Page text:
For our project with Lego Mindstorms, we will try to design and implement a maze-solving algorithm in a mindstorm robot. We believe we can implement a somewhat intelligent algorithm in order to solve the maze. This is similar to an organism having to navigate in an environment. We will design an artificial life that must interact with its environment. We are limited in some respects of how advanced the life can become do to the limited capabilities of the RCX, only 3 sensors and 3 motors possible and memory available.
To do this we must design a robot with the capabilities of interacting with its environment. Currently our plan to accomplish this is through the use of a touch sensor and a light sensor. The touch sensor will be used to detect wall in front of the robot. The light sensor will be used to keep track of grid markings on the maze. The grid markings are to be used to by the robot to keep track of its current position in the area of the maze already explored. The movement of the robot will be by use of two rear wheels. Turning will be accomplished by turning off power to one wheel. Therefore the robot will turn on an access in between the center of the two wheels. This allows for a much smaller maze size.
The algorithm will be written in NQC. This will allow us a greater variability in programming the robot to interact with the environment. We will use a recursive maze algorithm that has been converted to iterative for use in NQC. NQC does not support recursion or functions to our knowledge. Also the maze can only be a 4x4 due to the limited availability of memory for remembering the path traveled. If we remove this, then the algorithm becomes much less intelligent in solving the maze.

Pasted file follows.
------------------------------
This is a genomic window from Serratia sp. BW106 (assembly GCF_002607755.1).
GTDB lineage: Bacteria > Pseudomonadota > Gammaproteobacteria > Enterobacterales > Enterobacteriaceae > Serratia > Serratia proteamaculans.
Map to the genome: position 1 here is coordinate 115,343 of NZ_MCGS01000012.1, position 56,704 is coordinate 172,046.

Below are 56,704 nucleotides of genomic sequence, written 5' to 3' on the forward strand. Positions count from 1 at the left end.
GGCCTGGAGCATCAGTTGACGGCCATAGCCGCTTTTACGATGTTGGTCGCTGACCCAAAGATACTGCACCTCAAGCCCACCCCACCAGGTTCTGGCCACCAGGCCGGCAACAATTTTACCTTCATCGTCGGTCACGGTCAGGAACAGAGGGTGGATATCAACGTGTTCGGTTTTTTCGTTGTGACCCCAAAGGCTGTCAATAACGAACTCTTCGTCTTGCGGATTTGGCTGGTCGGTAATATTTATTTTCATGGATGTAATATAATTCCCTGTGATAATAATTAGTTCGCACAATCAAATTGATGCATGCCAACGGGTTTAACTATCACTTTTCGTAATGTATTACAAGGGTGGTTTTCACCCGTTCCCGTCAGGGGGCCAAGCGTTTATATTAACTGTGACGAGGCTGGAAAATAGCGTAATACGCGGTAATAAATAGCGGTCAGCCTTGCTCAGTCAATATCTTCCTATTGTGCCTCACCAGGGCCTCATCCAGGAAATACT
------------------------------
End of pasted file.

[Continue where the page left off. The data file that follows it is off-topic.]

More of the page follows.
We have been exploring other options to interact with the environment, however so far this seems the most feasible given the current restraints of the RCX and NQC. We have dabbled with the idea of using the RCX to send out an infrared signal and measuring the time before reflectance; however, the signal is not very directional. We have also thought of using markings on the floor of the maze as choice positions, however this requires more movements and would require more sensors. We have also thought of using light sensors on the sides, like whiskers, in addition to our touch sensor and grid sensor. This would sever as a way of determining if there is an alternative pathway, but this would require one more light sensor for a total of 3 plus one touch sensor in the front. This seems like the best solution so far but we would need and additional RCX and need to make the two RCXs talk to each other.
The movement mechanism has also been a subject of debate. We original used tractor treads, but the robot experienced too much slippage during turns and ended up off center. The current mechanism also has some minor problems turning.